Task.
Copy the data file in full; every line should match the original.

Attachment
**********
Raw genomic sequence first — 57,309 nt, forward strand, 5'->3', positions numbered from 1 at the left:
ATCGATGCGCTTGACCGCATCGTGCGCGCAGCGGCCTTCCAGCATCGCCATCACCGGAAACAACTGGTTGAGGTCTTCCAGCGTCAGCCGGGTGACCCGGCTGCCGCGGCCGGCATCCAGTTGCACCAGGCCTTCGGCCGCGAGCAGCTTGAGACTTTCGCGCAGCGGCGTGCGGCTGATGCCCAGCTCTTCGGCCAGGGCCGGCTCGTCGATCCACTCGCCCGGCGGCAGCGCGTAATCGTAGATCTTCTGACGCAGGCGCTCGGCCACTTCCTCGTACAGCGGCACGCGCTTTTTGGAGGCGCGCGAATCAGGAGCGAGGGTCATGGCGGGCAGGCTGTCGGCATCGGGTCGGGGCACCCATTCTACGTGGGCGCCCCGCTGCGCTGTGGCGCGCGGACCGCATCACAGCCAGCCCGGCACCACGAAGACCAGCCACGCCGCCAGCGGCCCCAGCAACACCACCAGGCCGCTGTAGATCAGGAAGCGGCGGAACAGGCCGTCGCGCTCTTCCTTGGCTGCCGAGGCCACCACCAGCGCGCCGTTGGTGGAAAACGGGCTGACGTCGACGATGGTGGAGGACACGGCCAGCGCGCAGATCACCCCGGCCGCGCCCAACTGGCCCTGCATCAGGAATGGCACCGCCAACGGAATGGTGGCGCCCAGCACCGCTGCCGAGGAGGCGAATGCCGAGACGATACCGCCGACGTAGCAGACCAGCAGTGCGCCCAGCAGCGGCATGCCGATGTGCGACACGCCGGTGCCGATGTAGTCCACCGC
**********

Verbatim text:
Raw genomic sequence first — 57,309 nt, forward strand, 5'->3', positions numbered from 1 at the left:
ATCGATGCGCTTGACCGCATCGTGCGCGCAGCGGCCTTCCAGCATCGCCATCACCGGAAACAACTGGTTGAGGTCTTCCAGCGTCAGCCGGGTGACCCGGCTGCCGCGGCCGGCATCCAGTTGCACCAGGCCTTCGGCCGCGAGCAGCTTGAGACTTTCGCGCAGCGGCGTGCGGCTGATGCCCAGCTCTTCGGCCAGGGCCGGCTCGTCGATCCACTCGCCCGGCGGCAGCGCGTAATCGTAGATCTTCTGACGCAGGCGCTCGGCCACTTCCTCGTACAGCGGCACGCGCTTTTTGGAGGCGCGCGAATCAGGAGCGAGGGTCATGGCGGGCAGGCTGTCGGCATCGGGTCGGGGCACCCATTCTACGTGGGCGCCCCGCTGCGCTGTGGCGCGCGGACCGCATCACAGCCAGCCCGGCACCACGAAGACCAGCCACGCCGCCAGCGGCCCCAGCAACACCACCAGGCCGCTGTAGATCAGGAAGCGGCGGAACAGGCCGTCGCGCTCTTCCTTGGCTGCCGAGGCCACCACCAGCGCGCCGTTGGTGGAAAACGGGCTGACGTCGACGATGGTGGAGGACACGGCCAGCGCGCAGATCACCCCGGCCGCGCCCAACTGGCCCTGCATCAGGAATGGCACCGCCAACGGAATGGTGGCGCCCAGCACCGCTGCCGAGGAGGCGAATGCCGAGACGATACCGCCGACGTAGCAGACCAGCAGTGCGCCCAGCAGCGGCATGCCGATGTGCGACACGCCGGTGCCGATGTAGTCCACCGC